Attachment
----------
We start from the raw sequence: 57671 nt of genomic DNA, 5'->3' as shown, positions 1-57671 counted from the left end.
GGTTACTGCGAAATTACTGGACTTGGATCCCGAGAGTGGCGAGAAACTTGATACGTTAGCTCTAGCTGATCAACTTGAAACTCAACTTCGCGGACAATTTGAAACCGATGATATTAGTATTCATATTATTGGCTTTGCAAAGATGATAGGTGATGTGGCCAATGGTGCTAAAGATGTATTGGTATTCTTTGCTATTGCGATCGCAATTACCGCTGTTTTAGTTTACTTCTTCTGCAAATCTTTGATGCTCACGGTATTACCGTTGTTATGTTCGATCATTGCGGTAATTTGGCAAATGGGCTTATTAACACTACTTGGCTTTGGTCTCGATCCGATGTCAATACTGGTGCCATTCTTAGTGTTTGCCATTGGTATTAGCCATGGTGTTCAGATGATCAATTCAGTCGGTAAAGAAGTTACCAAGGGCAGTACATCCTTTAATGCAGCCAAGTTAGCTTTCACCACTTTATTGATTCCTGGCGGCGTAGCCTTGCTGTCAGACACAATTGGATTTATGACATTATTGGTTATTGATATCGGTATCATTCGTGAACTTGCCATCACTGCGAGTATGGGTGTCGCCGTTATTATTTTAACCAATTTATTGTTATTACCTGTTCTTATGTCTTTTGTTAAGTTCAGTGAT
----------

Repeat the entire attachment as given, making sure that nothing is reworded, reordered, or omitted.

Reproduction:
We start from the raw sequence: 57671 nt of genomic DNA, 5'->3' as shown, positions 1-57671 counted from the left end.
GGTTACTGCGAAATTACTGGACTTGGATCCCGAGAGTGGCGAGAAACTTGATACGTTAGCTCTAGCTGATCAACTTGAAACTCAACTTCGCGGACAATTTGAAACCGATGATATTAGTATTCATATTATTGGCTTTGCAAAGATGATAGGTGATGTGGCCAATGGTGCTAAAGATGTATTGGTATTCTTTGCTATTGCGATCGCAATTACCGCTGTTTTAGTTTACTTCTTCTGCAAATCTTTGATGCTCACGGTATTACCGTTGTTATGTTCGATCATTGCGGTAATTTGGCAAATGGGCTTATTAACACTACTTGGCTTTGGTCTCGATCCGATGTCAATACTGGTGCCATTCTTAGTGTTTGCCATTGGTATTAGCCATGGTGTTCAGATGATCAATTCAGTCGGTAAAGAAGTTACCAAGGGCAGTACATCCTTTAATGCAGCCAAGTTAGCTTTCACCACTTTATTGATTCCTGGCGGCGTAGCCTTGCTGTCAGACACAATTGGATTTATGACATTATTGGTTATTGATATCGGTATCATTCGTGAACTTGCCATCACTGCGAGTATGGGTGTCGCCGTTATTATTTTAACCAATTTATTGTTATTACCTGTTCTTATGTCTTTTGTTAAGTTCAGTGAT